Monday, 25 January 2010

Martin Luther King: The Celebration of a Myth

Written by  Andy Dlinn

NAACP chairman Julian Bond said last week that the Dr. Martin Luther King we celebrate is an “anesthetized” version of the man who really existed.

Bond knew King personally and was a student in the only class King ever taught. In a January 19 interview on The Young Turks Internet news program the day after Martin Luther King Day, he said of King: "We’ve transformed him into kind of a cut-leaf figure, someone who had a dream and spoke these magnificent words, but we don't remember the King who was the critic of capitalism who said to Charles Fager when they were in jail together in Selma in 1965 that he thought a modified form of socialism would be the best system for the United States…. So we've anesthetized him. We’ve made him into a different kind of person than he actually was in life. And it may be that that's one reason he is so celebrated today because we celebrate a different kind of man than really existed. But he was a bit more radical, not terribly, terribly radical, but a bit more radical than we make him out to be today."

This is not the first time Julian Bond referenced the forgotten Martin Luther King. In an article originally appearing in the April 4, 1993 Seattle Times, Bond said: “Today we do not honor the critic of capitalism, or the pacifist who declared all wars evil, or the man of God who argued that a nation that chose guns over butter would starve its people and kill itself. We do not honor the man who linked apartheid in South Africa and Alabama; we honor an antiseptic hero.” He added that “we have stripped his life of controversy” and “remember and celebrate half a man.” In the same article, Bond quoted King saying: “There must be a better distribution of wealth…. We can't have a system where some of the people live in superfluous, inordinate wealth while others live in abject, deadening poverty.”

Of course, Martin Luther King did not call for socialism or a redistribution of wealth in his famous “I Have a Dream” speech. The man who gave that stirring speech calling for justice and brotherhood for all Americans is the man we know and celebrate on Martin Luther King Day. But how many of us are familiar with Dr. Martin Luther King’s interview in the January 1965 issue of Playboy? In that largely forgetten interview, King provided a glimpse of the man most Americans do not know and celebrate today:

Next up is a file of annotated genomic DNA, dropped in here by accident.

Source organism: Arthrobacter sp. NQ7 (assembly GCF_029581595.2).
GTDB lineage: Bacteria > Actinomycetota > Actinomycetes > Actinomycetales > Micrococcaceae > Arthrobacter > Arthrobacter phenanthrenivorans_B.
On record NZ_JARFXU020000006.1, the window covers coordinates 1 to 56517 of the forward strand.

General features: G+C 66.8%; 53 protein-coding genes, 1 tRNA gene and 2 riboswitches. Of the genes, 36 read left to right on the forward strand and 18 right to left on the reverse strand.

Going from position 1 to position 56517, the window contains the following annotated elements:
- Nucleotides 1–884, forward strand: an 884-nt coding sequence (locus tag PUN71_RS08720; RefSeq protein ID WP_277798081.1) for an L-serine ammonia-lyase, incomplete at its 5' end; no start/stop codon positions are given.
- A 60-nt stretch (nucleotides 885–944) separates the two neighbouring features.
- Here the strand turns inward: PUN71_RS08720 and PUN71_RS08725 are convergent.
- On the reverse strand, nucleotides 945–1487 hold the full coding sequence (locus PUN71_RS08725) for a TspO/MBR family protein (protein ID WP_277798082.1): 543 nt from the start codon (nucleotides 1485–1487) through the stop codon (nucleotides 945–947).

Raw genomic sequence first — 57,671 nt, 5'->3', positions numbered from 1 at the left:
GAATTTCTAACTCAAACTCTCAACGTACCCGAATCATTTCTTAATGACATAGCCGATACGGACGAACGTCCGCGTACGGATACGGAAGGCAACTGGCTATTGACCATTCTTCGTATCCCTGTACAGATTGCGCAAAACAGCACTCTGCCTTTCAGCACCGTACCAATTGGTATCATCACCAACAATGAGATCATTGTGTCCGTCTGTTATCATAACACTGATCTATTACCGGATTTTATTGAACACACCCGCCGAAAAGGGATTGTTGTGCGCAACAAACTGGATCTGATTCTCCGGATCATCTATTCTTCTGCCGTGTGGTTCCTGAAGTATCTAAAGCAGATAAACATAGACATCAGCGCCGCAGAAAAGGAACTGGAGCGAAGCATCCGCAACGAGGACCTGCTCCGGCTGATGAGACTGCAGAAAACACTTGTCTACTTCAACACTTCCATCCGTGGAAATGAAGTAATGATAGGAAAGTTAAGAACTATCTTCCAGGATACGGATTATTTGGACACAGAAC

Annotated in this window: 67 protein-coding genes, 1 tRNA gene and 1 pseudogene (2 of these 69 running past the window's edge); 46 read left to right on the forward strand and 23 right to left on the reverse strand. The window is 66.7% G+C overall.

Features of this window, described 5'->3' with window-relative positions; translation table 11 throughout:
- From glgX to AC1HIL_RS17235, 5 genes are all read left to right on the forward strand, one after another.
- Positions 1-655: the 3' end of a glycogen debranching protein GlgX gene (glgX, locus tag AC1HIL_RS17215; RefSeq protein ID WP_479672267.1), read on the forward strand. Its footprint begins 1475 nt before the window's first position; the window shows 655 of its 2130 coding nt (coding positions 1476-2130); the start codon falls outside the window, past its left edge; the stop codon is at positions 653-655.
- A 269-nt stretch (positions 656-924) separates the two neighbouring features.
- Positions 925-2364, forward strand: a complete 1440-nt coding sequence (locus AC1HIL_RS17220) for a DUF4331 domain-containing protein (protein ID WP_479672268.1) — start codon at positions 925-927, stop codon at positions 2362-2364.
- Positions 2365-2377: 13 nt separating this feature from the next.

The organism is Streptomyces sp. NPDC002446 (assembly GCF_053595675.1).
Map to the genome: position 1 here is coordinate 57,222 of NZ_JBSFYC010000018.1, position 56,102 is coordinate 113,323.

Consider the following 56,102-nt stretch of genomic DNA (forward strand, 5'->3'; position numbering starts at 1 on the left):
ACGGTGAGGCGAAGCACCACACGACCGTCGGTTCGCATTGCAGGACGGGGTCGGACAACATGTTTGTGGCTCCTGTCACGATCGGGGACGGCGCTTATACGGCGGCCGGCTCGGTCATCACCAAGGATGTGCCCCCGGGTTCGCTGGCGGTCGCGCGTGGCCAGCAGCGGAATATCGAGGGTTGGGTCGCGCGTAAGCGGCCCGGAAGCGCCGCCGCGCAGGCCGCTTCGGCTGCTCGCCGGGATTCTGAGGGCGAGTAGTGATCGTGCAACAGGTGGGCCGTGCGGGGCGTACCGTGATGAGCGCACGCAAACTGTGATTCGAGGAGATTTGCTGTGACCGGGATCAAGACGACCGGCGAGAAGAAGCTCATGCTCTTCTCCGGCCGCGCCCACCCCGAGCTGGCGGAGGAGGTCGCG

Playboy: Do you feel it's fair to request a multibillion-dollar program of preferential treatment for the Negro, or for any other minority group?

King: I do indeed. Can any fair-minded citizen deny that the Negro has been deprived? Few people reflect that for two centuries the Negro was enslaved, and robbed of any wages — potential accrued wealth which would have been the legacy of his descendants. All of America's wealth today could not adequately compensate its Negroes for his centuries of exploitation and humiliation. It is an economic fact that a program such as I propose would certainly cost far less than any computation of two centuries of unpaid wages plus accumulated interest. In any case, I do not intend that this program of economic aid should apply only to the Negro; it should benefit the disadvantaged of all races….

Playboy: If a nationwide program of preferential employment for Negroes were to be adopted, how would you propose to assuage the resentment of whites who already feel that their jobs are being jeopardized by the influx of Negroes resulting from desegregation?

King: We must develop a federal program of public works, retraining and jobs for all — so that none, white or black, will have cause to feel threatened. At the present time, thousands of jobs a week are disappearing in the wake of automation and other production efficiency techniques. Black and white, we will all be harmed unless something grand and imaginative is done. The unemployed, poverty-stricken white man must be made to realize that he is in the very same boat with the Negro. Together, they could exert massive pressure on the Government to get jobs for all. Together, they could form a grand alliance. Together, they could merge all people for the good of all.

Jullian Bond does not express disapproval of Martin Luther King’s radical socialistic message. But many Americans would if they knew about it. As Bond said, "It may be that that's one reason he is so celebrated today because we celebrate a different kind of man than really existed."

Photo of Martin Luther King: AP Images

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